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Aug 28

Time to reform Florida’s broken medical liability system

gavelby Wayne W. Oliver
Originally published in the Palm Beach Post  on August 28, 2014

In 2013, nearly 19 million Floridians paid up to $40 billion per year in defensive medicine costs so that 75 medical malpractice cases could go to a jury trial to compensate 18 injured patients.

Escalating health care costs are being fueled by physicians’ need to practice “defensive medicine.” Defensive medicine is the practice of ordering medical tests, procedures, and consultations of doubtful clinical or therapeutic value to protect against litigation. Defensive medicine is a hidden driver in the cost of health care, and accounts for as much as 26 percent of overall health care spending.

Instead of spending time ordering tests that may have questionable clinical value in order to protect against the wearying threat of litigation, wouldn’t a physician’s time be better spent improving the quality of health care? Improving patient care, along with fair patient compensation practices, should be twin goals, but better care is not at the heart of tort reform.

Ask any physician how they feel about the current system and be prepared to listen to a litany of concerns including the constant fear of being sued and the pressure to practice defensive medicine even if it is not in the best interest of their patients.

We simply can’t afford to continue our dysfunctional medical liability system. Florida has an opportunity to be a leader of a bold and innovative reform known as the Patients’ Compensation System (PCS) which works not only to cut health care costs, but to increase access to health justice and compensate patients who were medically injured. The PCS solution is a quicker, less complicated and less costly approach.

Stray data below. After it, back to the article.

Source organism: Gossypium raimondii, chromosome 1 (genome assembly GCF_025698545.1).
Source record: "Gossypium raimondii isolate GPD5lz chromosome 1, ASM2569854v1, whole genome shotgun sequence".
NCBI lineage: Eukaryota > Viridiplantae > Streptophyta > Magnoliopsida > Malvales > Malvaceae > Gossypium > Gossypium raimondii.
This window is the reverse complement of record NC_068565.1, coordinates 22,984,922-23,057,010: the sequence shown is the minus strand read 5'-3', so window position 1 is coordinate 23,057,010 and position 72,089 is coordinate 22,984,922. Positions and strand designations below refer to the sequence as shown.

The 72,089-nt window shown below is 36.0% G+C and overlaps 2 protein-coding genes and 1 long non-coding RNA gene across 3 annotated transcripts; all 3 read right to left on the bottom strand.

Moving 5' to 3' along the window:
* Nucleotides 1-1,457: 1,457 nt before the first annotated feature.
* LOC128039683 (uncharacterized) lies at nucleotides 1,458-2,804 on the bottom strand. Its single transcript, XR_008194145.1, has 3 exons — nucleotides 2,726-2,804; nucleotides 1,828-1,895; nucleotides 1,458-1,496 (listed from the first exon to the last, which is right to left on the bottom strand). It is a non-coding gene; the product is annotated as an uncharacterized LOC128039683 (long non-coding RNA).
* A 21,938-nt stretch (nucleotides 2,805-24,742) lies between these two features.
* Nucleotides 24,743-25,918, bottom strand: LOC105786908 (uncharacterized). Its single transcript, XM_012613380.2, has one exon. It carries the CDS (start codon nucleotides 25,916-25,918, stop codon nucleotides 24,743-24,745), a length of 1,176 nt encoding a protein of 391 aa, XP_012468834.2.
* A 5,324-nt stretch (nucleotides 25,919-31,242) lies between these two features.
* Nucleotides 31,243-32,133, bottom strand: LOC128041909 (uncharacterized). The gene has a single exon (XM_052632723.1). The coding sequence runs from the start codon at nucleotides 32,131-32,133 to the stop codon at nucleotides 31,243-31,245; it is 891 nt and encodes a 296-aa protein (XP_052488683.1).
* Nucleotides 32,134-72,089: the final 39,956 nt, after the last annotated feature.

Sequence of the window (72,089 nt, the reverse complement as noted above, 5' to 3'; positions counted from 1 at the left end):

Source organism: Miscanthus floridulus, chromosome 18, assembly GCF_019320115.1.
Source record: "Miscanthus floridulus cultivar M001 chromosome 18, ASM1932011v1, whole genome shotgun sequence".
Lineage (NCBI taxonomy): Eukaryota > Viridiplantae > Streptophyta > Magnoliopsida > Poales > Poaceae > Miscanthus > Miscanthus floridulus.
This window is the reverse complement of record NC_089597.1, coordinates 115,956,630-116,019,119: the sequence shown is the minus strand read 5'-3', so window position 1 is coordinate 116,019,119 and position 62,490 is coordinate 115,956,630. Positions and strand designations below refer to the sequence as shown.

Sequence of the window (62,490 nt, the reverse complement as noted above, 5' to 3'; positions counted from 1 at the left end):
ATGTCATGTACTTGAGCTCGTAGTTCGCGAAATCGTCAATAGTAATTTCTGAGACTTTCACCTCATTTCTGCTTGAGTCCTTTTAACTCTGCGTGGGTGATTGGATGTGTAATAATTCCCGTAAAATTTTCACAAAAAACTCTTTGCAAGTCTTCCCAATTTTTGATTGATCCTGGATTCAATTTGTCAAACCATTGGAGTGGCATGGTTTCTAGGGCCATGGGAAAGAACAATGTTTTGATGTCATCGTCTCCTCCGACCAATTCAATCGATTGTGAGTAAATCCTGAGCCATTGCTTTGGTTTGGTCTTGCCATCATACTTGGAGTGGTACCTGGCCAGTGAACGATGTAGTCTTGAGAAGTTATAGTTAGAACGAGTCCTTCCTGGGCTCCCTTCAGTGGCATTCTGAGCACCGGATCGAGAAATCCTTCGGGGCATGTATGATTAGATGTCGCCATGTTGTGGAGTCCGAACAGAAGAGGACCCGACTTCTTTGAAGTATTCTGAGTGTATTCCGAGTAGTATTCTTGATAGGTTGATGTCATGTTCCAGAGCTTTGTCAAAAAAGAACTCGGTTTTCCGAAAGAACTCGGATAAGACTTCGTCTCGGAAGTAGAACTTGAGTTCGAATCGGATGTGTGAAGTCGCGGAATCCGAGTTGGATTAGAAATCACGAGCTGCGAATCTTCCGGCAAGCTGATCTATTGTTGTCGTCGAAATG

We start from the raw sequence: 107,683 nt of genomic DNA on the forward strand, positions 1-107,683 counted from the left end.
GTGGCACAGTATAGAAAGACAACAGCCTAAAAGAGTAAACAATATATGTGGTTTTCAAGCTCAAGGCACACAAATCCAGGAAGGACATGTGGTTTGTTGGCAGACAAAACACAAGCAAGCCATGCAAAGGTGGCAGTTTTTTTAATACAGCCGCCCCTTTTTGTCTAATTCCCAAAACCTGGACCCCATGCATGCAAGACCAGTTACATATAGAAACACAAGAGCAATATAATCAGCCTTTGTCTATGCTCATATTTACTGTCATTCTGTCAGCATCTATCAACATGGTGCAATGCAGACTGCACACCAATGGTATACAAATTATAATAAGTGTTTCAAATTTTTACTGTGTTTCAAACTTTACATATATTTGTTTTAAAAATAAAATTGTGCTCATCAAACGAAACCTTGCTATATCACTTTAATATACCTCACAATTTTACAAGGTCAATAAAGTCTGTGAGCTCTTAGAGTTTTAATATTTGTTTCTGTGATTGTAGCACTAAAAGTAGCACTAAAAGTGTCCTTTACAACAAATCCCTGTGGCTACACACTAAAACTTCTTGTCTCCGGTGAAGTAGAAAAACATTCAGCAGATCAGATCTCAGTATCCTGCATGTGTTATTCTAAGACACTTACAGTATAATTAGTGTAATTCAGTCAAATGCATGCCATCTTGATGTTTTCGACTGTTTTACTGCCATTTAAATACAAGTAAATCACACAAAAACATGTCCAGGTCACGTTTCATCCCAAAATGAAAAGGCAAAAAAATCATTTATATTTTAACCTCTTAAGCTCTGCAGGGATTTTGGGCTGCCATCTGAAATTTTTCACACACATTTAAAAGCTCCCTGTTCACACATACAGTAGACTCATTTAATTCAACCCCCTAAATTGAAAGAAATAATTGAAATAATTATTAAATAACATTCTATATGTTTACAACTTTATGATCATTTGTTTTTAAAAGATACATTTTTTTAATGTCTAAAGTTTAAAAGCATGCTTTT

The PCS solution allows physicians to admit their mistakes without fear of retribution and encourages shared best practices with other physicians to improve patient safety and patient outcomes. Physicians will be more likely to incorporate new breakthroughs and medical discoveries in treating their patients which in turn could result in better patient outcomes.

Under the current system, most injured patients – especially the poor, minorities and elderly – have limited access to justice. Even if injured patients are able to secure representation and make it through a lengthy medical malpractice lawsuit, most are not being fairly compensated. Shockingly, research shows that 90 percent of legitimate medical injuries are not compensated. The PCS alternative would ensure that any Florida injured patient — not only would those whose injuries were bad enough to attract a trial lawyer — be fairly compensated with dollars generated by physicians’ malpractice premiums. The premiums would no longer pay for expensive litigation costs. Instead they would pay for their original intent: compensating injured patients.

It’s time to reform Florida’s broken medical liability system into a Patients’ Compensation System. Florida can be a leader and demonstrate to the rest of the nation how to lower heath care costs, increase access to justice, and increase compensation to injured patients through a quicker, less complicated approach. We can show that increased patient safety and improved patient outcomes for Floridians are a priority. And, we can play a part in advancing health care by encouraging medical breakthroughs and health care innovation.

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